[At-Large] Auction Proceeds - where we are and what you can help
kankaili at gmail.com
Mon May 15 07:54:03 UTC 2017
Thank you again for your reply.
I fully respect your feelings as an At-Large veteran over so many years. Thus, my goal is to take over the torch as your successor, and to continue on our yet-to-be-accomplished mission.
As you pointed out, due to historical reasons, the current composition of ICANN is indeed not to represent consumers/end-users. Your example of the Board's membership most clearly demonstrates that. Another example of my own is, during ICANN CEO's recent visit to China (I cannot spell his name), I asked him the question: Exactly what is ICANN? In my view and according to its policy setting role, it is a regulator. However, my opinion was flatly rejected by him describing ICANN as a "stock exchange".
However, the current situation does not mean that we stop our struggle to represent end-users. On the other hand, ICANN is also going thru a slow but steady change. For example, the CCT-RT's report was able to accomodate sections on domain parking, trademark protection, etc., which are critical to the new gTLD program and against the DNS industry's interest. Although this did not come easy without a fight, but it is progress being made afterall.
Thus, although I can fully understand you being cynical, but we cannot stop there. On behalf of the billions in the world, we must go on, generation after generation, until ICANN can finally justify itself as truely representing the world's billions of end-users. Maybe then, At-Large itself would have a majority on the Board? :)
Thank you again.
----- Original Message -----
From: Evan Leibovitch
To: Kan Kaili
Cc: ICANN At-Large list
Sent: Monday, May 15, 2017 6:53 AM
Subject: Re: [At-Large] Auction Proceeds - where we are and what you can help
On 14 May 2017 at 16:55, Kan Kaili <kankaili at gmail.com> wrote:
I fully agree with you that certain sections of ICANN, primarily from the registry/registrar side, may resist discouraging domain parking out of their own financial interests. However, ICANN, according to its mandate as defined by the Bylaws, is to protect the "public interest". As I understand it, this means foremost to protect the end-users' interest.
Your perception is a minority view. While ICANN may be considered to be acting in the public service as an organization, the role and voice of the end-user is expressly stated (and limited) in the ICANN bylaws. Only a single member of the entire ICANN Board is chosen by representatives of the end-user viewpoint; even a Board review that recommended two Board spots was cut back down.
Furthermore, ICANN stands back while the vested interests constantly assail the legitimacy of ALAC. The At-Large Review is a perfect recent example, with the reviewers commenting at length on perceptions by other communities (who want to silence us) at the expense of the intrinsic value of having anyone speaking for the end-user interests.
When I was NARALO chair we were trolled frequently by people from the domain industry imploring "aren't I part of the public too?" And any time you go to an ALAC session with the term "public interest" in the title, no matter what the original intent the meeting devolves into an hour-long talk-fest without outcome agonizing about "what is the public interest?".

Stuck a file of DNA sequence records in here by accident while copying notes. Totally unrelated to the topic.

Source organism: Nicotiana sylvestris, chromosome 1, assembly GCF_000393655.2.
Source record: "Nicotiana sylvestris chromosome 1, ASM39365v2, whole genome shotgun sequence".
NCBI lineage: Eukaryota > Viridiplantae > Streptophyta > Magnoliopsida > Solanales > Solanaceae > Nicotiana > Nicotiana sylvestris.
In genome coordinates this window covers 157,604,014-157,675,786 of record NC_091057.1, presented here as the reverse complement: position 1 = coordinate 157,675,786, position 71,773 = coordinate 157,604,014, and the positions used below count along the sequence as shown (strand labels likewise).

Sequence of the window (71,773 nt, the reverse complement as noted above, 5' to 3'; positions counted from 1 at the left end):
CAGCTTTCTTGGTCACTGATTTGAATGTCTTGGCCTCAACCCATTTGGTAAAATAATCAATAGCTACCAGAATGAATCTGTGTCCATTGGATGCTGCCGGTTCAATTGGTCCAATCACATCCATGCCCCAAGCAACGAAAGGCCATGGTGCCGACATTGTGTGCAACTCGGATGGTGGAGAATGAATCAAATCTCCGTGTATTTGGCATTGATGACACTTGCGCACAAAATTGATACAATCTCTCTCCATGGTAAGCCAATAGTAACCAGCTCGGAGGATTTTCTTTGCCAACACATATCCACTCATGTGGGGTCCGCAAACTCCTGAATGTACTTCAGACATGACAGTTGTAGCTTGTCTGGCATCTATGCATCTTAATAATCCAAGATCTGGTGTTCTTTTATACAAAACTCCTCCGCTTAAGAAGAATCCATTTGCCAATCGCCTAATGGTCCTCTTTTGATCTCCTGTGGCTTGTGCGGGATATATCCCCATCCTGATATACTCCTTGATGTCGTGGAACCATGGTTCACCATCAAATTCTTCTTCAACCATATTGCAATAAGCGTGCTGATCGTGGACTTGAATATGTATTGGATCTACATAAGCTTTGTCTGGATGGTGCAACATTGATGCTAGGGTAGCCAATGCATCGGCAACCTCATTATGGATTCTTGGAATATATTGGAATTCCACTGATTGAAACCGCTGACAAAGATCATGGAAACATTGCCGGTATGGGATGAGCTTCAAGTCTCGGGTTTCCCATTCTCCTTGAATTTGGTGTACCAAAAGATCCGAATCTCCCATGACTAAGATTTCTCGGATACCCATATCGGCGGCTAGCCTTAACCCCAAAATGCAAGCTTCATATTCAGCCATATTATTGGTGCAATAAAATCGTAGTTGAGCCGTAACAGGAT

Welcome to ICANN, where the vested interests have an effective game plan to keep any potential obstacles divisive and ineffective.
Otherwise, ICANN will become a DNS industry association and advocator, no longer to be trusted by the public.
Some would argue that this has already happened, and that At-Large is a mainly cosmetic appendage that ICANN indulges to give it an outward appearance of public input. It funds competent and well-meaning staff for At-Large, and (within strict and arbitrary limits) funds its outreach and capacity-building dreams. But when it comes time for At-Large to actually affect ICANN's grand direction the wins are minor.
At the first At-Large Summit in Mexico City, our final report said that the gTLD expansion was "unacceptable" in its proposed state at the time. Very little had changed when the program finally rolled out, and I remind that the position has never officially been rescinded. I highly doubt that the Summit report was even read by the President and Board Chair to whom it was presented.
There have been a number of changes at senior management, all in turn publicly telling At-Large how important we are. Yet I invite you to find concrete evidence of our actual big-picture influence.
Everyone should ask themselves: we may have tweaked some things and have produced plenty of volume -- but how has ICANN better, in its management of domain names, because of At-Large?
At our best we have helped with course corrections which can be seen more as damage control than forward-thinking. We have produced white papers and policy statements that were painstakingly developed yet received not a word of official reply (let alone action!) beyond gratitude for the effort.
Yes, I'm cynical. I have some right to be, I've helped develop some of the advice, endorsed by ALAC, which has been ignored. I've witnessed a lot of the insults, dismissals and rejections first-hand. I stay involved in the hope that my successors will have better luck than I. But based on current activity, such as the inevitable march towards new gTLD rounds despite the problems with the last round, the challenges remain as much as ever. And the At-Large Review, if all of it is implemented, will make the situation even worse.
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